❇️ First, define just who your users are and what they need. Gather any qualitative and quantitative data you can get (data analytics, online studies or articles, comments left by users on forums, social media…).
❇️ Break this mass of user needs down into manageable chunks through user segmentation with certain key characteristics in common (eg. for a social media application: “Consumers” who are users who will only consume content, and “Producers” who are going to actually produce content).
❇️ Then try and find people in your entourage who fit the various segments (in your phonebook, on Facebook, LinkedIn…). 3-4 people can be enough.
❇️ Define the 3-4 leading questions (technological profile, specific uses, needs…). Then you can start interviewing and gathering quick actionable insights.
👉 Before rushing headlong to answering user needs and finding solutions, you should first take time to identify the problem.
Here are 2 quotes which say it all:
❇️ Einstein said: “If I had an hour to solve a problem, I’d spend 55 minutes thinking about the problem and 5 minutes thinking about solutions.” Don’t overlook the UX research work. It’s going to pay off big time eventually!
❇️ Henry Ford said: “If I had asked people what they wanted, they would have said faster horses.” Customers can easily describe a problem they’re having — in this case, wanting to get somewhere faster — but not the best solution. If you ask users for the solution, they won’t necessarily have the right answer.
A problem well stated is a problem half solved. Still, how do you turn research into action? Representing insights as deliverables is a crucial part of the job.
UX research has to be delivered in forms that executives and product teams can refer to whenever they need to make decisions. The goal is for them to remember the key points of the story the research tells about the users, the problems or opportunities it reveals, and get to work addressing it.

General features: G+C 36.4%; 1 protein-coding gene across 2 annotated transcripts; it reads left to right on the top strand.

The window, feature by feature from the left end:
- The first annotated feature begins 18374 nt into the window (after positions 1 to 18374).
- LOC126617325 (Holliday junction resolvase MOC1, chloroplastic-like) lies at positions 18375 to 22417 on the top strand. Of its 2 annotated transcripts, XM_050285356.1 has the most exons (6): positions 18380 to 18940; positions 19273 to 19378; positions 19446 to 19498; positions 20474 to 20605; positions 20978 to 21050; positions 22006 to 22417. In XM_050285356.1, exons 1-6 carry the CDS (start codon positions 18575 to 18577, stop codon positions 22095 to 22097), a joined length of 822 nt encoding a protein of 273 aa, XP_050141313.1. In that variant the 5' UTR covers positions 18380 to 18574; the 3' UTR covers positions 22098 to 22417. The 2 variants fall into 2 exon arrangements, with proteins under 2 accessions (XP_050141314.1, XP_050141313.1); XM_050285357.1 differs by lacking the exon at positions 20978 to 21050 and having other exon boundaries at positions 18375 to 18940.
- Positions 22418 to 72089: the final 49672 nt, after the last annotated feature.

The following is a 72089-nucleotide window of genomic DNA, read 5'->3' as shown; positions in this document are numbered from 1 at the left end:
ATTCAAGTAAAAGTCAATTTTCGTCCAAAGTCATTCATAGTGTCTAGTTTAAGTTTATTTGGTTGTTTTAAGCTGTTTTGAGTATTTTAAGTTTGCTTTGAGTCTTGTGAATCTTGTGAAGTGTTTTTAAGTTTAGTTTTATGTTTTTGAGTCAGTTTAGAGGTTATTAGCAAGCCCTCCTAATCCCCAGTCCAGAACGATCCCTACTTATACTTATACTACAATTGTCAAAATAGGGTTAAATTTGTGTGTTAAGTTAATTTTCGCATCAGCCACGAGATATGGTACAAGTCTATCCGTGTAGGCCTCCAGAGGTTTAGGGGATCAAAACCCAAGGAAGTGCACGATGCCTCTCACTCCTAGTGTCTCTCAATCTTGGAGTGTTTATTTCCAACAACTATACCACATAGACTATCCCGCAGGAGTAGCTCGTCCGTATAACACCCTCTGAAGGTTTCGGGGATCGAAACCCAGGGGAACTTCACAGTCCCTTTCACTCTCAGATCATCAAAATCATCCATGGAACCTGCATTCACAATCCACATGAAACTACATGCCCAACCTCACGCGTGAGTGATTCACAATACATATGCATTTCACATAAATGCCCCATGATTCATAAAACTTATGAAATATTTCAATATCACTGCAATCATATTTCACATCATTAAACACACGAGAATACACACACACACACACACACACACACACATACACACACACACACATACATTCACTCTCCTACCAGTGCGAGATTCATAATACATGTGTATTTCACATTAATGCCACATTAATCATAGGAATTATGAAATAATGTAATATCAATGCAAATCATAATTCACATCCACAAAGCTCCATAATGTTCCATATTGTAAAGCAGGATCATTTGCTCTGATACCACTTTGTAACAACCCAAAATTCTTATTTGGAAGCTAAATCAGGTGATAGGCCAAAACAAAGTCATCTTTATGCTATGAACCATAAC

That’s why personas, scenarios, task analysis diagrams, and experience models are made.
Then, the design thinking process will help you find creative solutions and workshops to solve those complex business problems while meeting user needs. And that’s the heart of the UX designer’s job (but that’s a topic for a whole other article I guess 😉).
🔑 To sum it up, it can be easy to fall into the trap of thinking that we are designing our product or service for one idealized user (one who is like us). UX without user research is a recipe for bad UX. Great design is rooted in user insights.
So don’t be shy, go see who the real user is (not the one you think you know). Do usability tests, interview your users, find what the real problem is before getting all wrapped up in designing and refining the solution. 🎯
And don’t forget that the final goal of research is action, not awed contemplation of the brilliance of your insights.
👉 Is it easy for you to meet user needs? Have you ever taken time to do UX research?
Written by Sophie Boudet-Dalbin